Hiding

Marcel Tenenbaum

Marcel Tenenbaum recalls life in hiding in an attic in Brussels for two years.

Source: McGill Living Testimonies, 2000; editing: Montreal Holocaust Museum, 2022.

Marcel Tenenbaum was born in Brussels, Belgium, in 1935 to Polish-Jewish parents. He was only 5 years old when the Germans invaded the country in May 1940. Despite the war and increasingly repressive anti-Jewish laws, Marcel completed his first year of elementary school.

In the summer of 1942, Marcel’s life was turned upside down when the Germans began deporting Jews from Belgium. In August, Marcel and his family went into hiding, taking two rooms with no running water in an attic. The building they sought refuge in belonged to Van Niewenhoven, the owner of a men’s tailor shop who had given Marcel’s father his first tailoring job when he moved to Belgium.

Marcel’s father agreed to work for his former employer and could thus support his family during the two years they were in hiding. The family rarely left the attic. Marcel, who was not allowed outside to play with other children, passed the time by reading books. There was a small bookstore near the house where they could borrow books for a small sum of money. From time to time, the family would venture an outing to the movies using their false Christian papers.

In August 1944, they were betrayed, arrested and brought to the Mechelen transit camp at the Dossin military barracks in Belgium. They were scheduled to be deported two weeks later to the Auschwitz death camp in Poland, but their convoy never left.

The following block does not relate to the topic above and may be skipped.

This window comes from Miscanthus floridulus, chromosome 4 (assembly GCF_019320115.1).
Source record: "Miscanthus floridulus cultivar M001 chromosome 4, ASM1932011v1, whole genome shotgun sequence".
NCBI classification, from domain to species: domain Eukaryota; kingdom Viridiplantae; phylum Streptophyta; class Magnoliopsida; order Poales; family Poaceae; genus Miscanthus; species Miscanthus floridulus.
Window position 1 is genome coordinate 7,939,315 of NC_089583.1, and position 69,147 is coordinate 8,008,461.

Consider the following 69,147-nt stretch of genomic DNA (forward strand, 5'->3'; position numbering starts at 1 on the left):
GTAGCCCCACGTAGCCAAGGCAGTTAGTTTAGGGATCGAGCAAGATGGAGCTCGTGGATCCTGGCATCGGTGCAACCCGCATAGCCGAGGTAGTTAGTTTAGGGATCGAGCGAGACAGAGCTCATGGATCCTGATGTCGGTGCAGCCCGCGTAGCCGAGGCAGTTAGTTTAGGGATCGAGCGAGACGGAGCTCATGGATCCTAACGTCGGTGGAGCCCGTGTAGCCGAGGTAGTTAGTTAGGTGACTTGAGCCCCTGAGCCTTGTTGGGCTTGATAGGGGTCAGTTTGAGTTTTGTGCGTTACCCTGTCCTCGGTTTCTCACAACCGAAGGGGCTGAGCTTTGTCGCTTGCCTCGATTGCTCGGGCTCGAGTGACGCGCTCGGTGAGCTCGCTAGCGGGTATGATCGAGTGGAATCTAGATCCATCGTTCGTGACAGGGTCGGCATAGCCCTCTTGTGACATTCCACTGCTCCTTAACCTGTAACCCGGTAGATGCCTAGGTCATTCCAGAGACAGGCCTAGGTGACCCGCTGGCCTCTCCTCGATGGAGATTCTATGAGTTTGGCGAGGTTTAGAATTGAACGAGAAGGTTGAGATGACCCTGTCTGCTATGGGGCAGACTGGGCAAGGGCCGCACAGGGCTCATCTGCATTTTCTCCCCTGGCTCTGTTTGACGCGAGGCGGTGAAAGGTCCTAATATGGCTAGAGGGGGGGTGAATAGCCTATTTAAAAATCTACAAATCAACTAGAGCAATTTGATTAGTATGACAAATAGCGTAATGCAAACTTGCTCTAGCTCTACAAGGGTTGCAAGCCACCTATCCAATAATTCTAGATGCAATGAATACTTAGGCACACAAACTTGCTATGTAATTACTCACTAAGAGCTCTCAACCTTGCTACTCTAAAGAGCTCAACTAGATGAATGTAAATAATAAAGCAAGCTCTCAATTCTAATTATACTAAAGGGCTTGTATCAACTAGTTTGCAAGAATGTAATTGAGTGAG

We went into hiding for two years in this building, under the roof.
Marcel Tenenbaum

On the night of September 3, 1944, as the Allies were approaching Mechelen, the German guards abandoned the camp. The following morning, seeing that no one stopped them, most prisoners walked out of the camp. Marcel’s family was approached by a young local woman who offered them a place to spend the night, at her parents’ house.

The family returned to Brussels the following day and went back to the tailor shop. Marcel’s father reopened his business and, after a two-year hiatus, Marcel returned to school.

Marcel and his parents immigrated to Canada in 1951. They settled in Montreal, where they had some relatives. After finishing high school, Marcel went to McGill and became a dentist. Marcel has two children from his first marriage.

For many years, Marcel was involved in the work of the Montreal Holocaust Museum, both as a member of various committees and as a survivor speaker, sharing his story with thousands of students. He was also an active member of the Montreal Child Survivors group.

Discover another excerpt from the testimony of Elie Dawang on hiding in a small French village during the Holocaust on the YouTube channel of the Montreal Holocaust Museum.

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